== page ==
Compassion Integrity, dignity and human rights of the human being Differentiation between Convention status and complementary protection is conceivable State discretion in granting or withholding it Differentiation is unjustified The state only recognizes the necessity of protection "There is no legal justification for differentiating  between convention refugees  and the status of beneficiaries of complementary protection„ (McAdam, 2007, p.1.) "There is not yet a consistent  understanding of  what the resultant legal status should entail although this book advances  the argument that a status identical to Convention status ought to apply„ McAdam, 2007, 3.o. Playing God with sanctuary A study of Australia’s approach to complementary protection obligations beyond the Refugee Convention , Current Australian law • Australia is now one of the few developed countries that has no formal system of complementary protection. Instead, Australia currently uses ministerial intervention powers as an informal mechanism. • Under current Australian law, all people seeking protection must file an application for refugee status with the Immigration Department even if they know from the outset that they will not fit this definition of a refugee. The claim is assessed against the Refugee Convention but not against other human rights treaties Australia has ratified, such as the Convention Against Torture (CAT). • Unsuccessful applicants can appeal the decision to the Refugee Review Tribunal (RRT) which can again only review the application against the Refugee Convention. After a second negative decision the applicant may apply to the Minister for Immigration to assess their claim based on a much broader set of humanitarian criteria, which can include risk of torture or other claims under human rights treaties Australia has ratified. • But the Minister does not have to intervene, no court can compel the Minister to intervene and s/he is under no obligation to give reasons for not intervening. • If the Minister does intervene, s/he does not have to give reasons for his/her decision and no court can review the decision. ibid,.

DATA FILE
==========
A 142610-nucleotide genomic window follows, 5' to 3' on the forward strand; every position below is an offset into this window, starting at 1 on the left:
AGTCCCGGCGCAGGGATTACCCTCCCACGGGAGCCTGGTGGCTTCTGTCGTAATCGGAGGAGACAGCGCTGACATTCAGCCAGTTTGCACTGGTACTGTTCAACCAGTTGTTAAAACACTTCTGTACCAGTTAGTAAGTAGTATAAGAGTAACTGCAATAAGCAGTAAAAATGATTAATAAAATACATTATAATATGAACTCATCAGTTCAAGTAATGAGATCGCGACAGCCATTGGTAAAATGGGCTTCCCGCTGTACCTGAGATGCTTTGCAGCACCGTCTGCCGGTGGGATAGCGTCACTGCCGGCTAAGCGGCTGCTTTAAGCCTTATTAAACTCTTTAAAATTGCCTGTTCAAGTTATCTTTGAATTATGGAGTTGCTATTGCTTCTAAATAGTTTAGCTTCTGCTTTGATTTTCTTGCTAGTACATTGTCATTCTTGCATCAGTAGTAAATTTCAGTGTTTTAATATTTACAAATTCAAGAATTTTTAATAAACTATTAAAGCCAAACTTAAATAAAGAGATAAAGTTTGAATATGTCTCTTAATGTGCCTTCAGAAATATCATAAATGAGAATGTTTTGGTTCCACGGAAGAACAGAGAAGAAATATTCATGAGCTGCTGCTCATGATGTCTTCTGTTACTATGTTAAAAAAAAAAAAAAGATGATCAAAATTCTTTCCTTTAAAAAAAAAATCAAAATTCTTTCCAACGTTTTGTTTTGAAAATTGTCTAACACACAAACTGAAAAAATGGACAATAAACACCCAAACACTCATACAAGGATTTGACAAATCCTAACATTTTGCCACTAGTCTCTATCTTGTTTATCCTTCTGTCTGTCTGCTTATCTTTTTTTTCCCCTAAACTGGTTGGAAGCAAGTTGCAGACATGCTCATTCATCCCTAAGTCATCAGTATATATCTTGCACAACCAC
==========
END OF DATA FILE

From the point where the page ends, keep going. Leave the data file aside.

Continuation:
13 The Elgafaji case – C-465/07 ECJ – Judgment, 17 February 2009
Is it more than Article 3 of ECHR and (Answer: yes) , when does a person run „a real risk of serious and individual threat by reason of indiscriminate violence ECJ: It does not refer to specific acts of violence, but to the threat of the applicant’s life and person. That threat is triggered by violence, which is indiscriminate (34. §) Indiscriminate: it extends to the person „irrespective of her/his personal circumstances” The case: Case C-465/07, Reference for a preliminary ruling under Articles 68 EC and 234 EC from the Raad van State (Netherlands), in the proceedings Meki Elgafaji, Noor Elgafaji v Staatssecretaris van Justitie . The Grand Chamber deciding, Netherlands and seven other MS (+ the Commission) making observations Importance: clarifying what „individual” means in 15 § c; settling the relationship among a, b, and c by stating that c goes beyond a and b. Facts: Mr Elgafaji, is a Shiite Muslim his wife is Sunni. He had worked from August 2004 until September 2006 for a British firm providing security for personnel transport between the airport and the ‘green’ zone. His uncle, employed by the same firm, had been killed by a terrosrist act of the militia. Claimants’ reasons for believing that there was a serious and individual threat - The killing of the uncle - A short time later, a letter threatening ‘death to collaborators’ fixed to the door of their residence

14 The Elgafaji case - Judgment, 17 February 2009